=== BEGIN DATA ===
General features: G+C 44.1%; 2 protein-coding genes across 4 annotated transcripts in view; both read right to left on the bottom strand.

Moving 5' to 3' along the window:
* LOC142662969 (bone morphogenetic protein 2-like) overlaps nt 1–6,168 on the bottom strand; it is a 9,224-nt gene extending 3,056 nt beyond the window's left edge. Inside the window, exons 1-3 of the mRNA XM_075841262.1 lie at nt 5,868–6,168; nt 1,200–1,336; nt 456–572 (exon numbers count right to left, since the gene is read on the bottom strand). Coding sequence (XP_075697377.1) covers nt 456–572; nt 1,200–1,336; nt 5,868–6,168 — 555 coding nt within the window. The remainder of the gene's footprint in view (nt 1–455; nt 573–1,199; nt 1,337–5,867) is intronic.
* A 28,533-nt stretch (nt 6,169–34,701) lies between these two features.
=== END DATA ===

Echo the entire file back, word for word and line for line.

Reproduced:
General features: G+C 44.1%; 2 protein-coding genes across 4 annotated transcripts in view; both read right to left on the bottom strand.

Moving 5' to 3' along the window:
* LOC142662969 (bone morphogenetic protein 2-like) overlaps nt 1–6,168 on the bottom strand; it is a 9,224-nt gene extending 3,056 nt beyond the window's left edge. Inside the window, exons 1-3 of the mRNA XM_075841262.1 lie at nt 5,868–6,168; nt 1,200–1,336; nt 456–572 (exon numbers count right to left, since the gene is read on the bottom strand). Coding sequence (XP_075697377.1) covers nt 456–572; nt 1,200–1,336; nt 5,868–6,168 — 555 coding nt within the window. The remainder of the gene's footprint in view (nt 1–455; nt 573–1,199; nt 1,337–5,867) is intronic.
* A 28,533-nt stretch (nt 6,169–34,701) lies between these two features.